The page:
|System: PC||Review Rating Legend|
|Dev: Paradox Interactive||1.0 - 1.9 = Avoid||4.0 - 4.4 = Great|
|Pub: Paradox Interactive||2.0 - 2.4 = Poor||4.5 - 4.9 = Must Buy|
|Release: Aug. 13, 2010||2.5 - 2.9 = Average||5.0 = The Best|
|Players: 1-8||3.0 - 3.4 = Fair|
|ESRB Rating: Teen||3.5 - 3.9 = Good|
by Cole Smith
We all know people who dont like, or understand, video games. Its typically older people, and I can say that because Im not exactly young. These outsiders tend to lump all games into one category: ridiculously stupid time wasters. What a lot of them dont realize is just how sophisticated and complex these games can be. Case in point, Victoria II, a nation-building sim and straegy game. The difference between this game and Kirby is so vast it would require a wormhole to traverse it. I am absolutely convinced some members of the highest levels of government would fail miserably at Victoria II, and perhaps Kirby.
Victoria II is not just for nerds. It does take some time to learn, but I can almost guarantee the rewards are worth the effort. Yes, there were times I would have rather been whacking a mole with a mallet than negotiating religious rights to an irate mob, but with patience and perseverance, what you can do to that mole you can do the entire world, over time.
If youre a little apprehensive about this version because of the first one, Victoria: An Empire Under the Sun, dont be. Although I dodged a bullet by not having to review it some seven years ago, I heard all about it from the unlucky sap that did. Apparently, plenty has been changed since, but its not important to compare, this game stands solid on it own merit. I am not the most fervent of sim fans, but I do enjoy a good game when I play one, and I can certainly recommend Victoria II to all gamers who enjoy a challenge.
Plenty of tutorials, hints, and automations help keep beginners heads above water. Even seasoned vets can relegate some of the tedious micromanagement to the automation and still enjoy an exciting and complex game.
We begin in the 1800s during the Victorian era. Its the dawn of the industrial revolution. If youre beginning to think this is boring, think again. This is the beginning of our present day society. Its a time when the masses stand up to be counted. Freedom, democracy, dictatorship, disposable income, luxuries, oppression, and new technologies are emerging. The Dark Ages are vanishing in the light of enlightenment, and youre at the center of it all. Communism and fascism are not necessarily bad concepts if youre playing from these perspectives. This is an age of ideas and ideals.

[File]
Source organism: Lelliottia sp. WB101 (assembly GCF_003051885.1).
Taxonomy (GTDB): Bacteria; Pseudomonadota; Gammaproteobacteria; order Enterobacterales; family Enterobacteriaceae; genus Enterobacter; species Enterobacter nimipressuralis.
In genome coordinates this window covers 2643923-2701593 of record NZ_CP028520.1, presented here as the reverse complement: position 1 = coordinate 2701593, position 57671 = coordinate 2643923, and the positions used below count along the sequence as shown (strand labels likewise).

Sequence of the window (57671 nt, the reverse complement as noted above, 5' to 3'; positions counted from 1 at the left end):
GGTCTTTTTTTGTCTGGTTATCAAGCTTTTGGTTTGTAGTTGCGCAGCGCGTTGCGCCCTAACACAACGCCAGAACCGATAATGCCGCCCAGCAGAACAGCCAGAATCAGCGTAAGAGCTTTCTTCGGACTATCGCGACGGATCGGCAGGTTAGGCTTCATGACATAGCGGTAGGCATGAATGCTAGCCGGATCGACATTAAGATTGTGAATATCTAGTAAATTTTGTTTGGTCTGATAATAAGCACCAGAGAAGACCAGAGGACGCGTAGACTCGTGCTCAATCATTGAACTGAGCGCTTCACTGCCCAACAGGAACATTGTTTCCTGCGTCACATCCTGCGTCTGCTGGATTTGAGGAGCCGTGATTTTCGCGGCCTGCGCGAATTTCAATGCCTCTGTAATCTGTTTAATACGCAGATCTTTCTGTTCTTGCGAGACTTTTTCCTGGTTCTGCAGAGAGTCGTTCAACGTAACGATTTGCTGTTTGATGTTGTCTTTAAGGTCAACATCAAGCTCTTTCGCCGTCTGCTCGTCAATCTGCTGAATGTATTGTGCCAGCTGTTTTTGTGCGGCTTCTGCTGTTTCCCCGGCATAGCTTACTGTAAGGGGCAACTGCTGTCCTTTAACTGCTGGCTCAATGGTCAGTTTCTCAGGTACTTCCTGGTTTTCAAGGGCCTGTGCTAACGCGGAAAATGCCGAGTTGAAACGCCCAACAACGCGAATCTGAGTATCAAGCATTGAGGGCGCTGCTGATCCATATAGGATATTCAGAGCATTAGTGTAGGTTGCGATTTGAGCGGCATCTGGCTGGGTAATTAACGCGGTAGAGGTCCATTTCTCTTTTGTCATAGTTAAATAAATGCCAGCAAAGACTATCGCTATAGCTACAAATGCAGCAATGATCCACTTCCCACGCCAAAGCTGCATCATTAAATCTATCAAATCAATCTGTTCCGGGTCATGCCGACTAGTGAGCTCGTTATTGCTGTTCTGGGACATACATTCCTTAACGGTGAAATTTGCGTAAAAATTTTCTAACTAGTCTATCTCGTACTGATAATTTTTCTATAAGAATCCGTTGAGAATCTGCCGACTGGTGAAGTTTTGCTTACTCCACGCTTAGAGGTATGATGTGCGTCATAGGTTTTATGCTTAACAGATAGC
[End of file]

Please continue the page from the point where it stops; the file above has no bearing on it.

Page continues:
A word of advice, start small. Choose a small country and learn the ropes. Youll gain lots of knowledge and experience by getting your butt kicked by larger and more powerful countries. But not to worry, time is on your side, you have 100 years to raise your nation. Like all economic and civilization sims, the key is balance, and Victoria II is no exception. The main categories you must attend to include commerce, military, and the population. Each of these categories has many subgroups, which are easily accessible from the menu. Picking a category and clicking on it will reveal many options. For instance, the population needs to be kept happy, so youll have to give them some freedom in various areas such as laws, religion, and time off from work. At the same time, you have to make sure theyre productive, and youll have to tax them to generate revenue for you to spend in other areas. Dont get greedy because if they dont have some spending money for recreation, things can get revolting, . and thats when things get ugly.
Fortunately, aside from a few freeze-ups, the game is almost bug-free. That is until the population revolts and starts making outrageous demands, many of which you cant meet. These incidents occur randomly and, at times, frequently. You cant plan for them, and you cant always deal with them. Paradox may have a patch for this annoyance by the time you get your copy of the game.
Put away that mallet and stop looking for weasels, there isnt a lot of combat in this game. World domination comes through more diplomatic means, but there are some battles, and youre going to have to have some kind of military presence to defend yourself. Warfare is automated, although you do have a hand in many decisions such as where to position your infantry and naval units on the world map. Your military grows exponentially with the population so your army will always be balanced.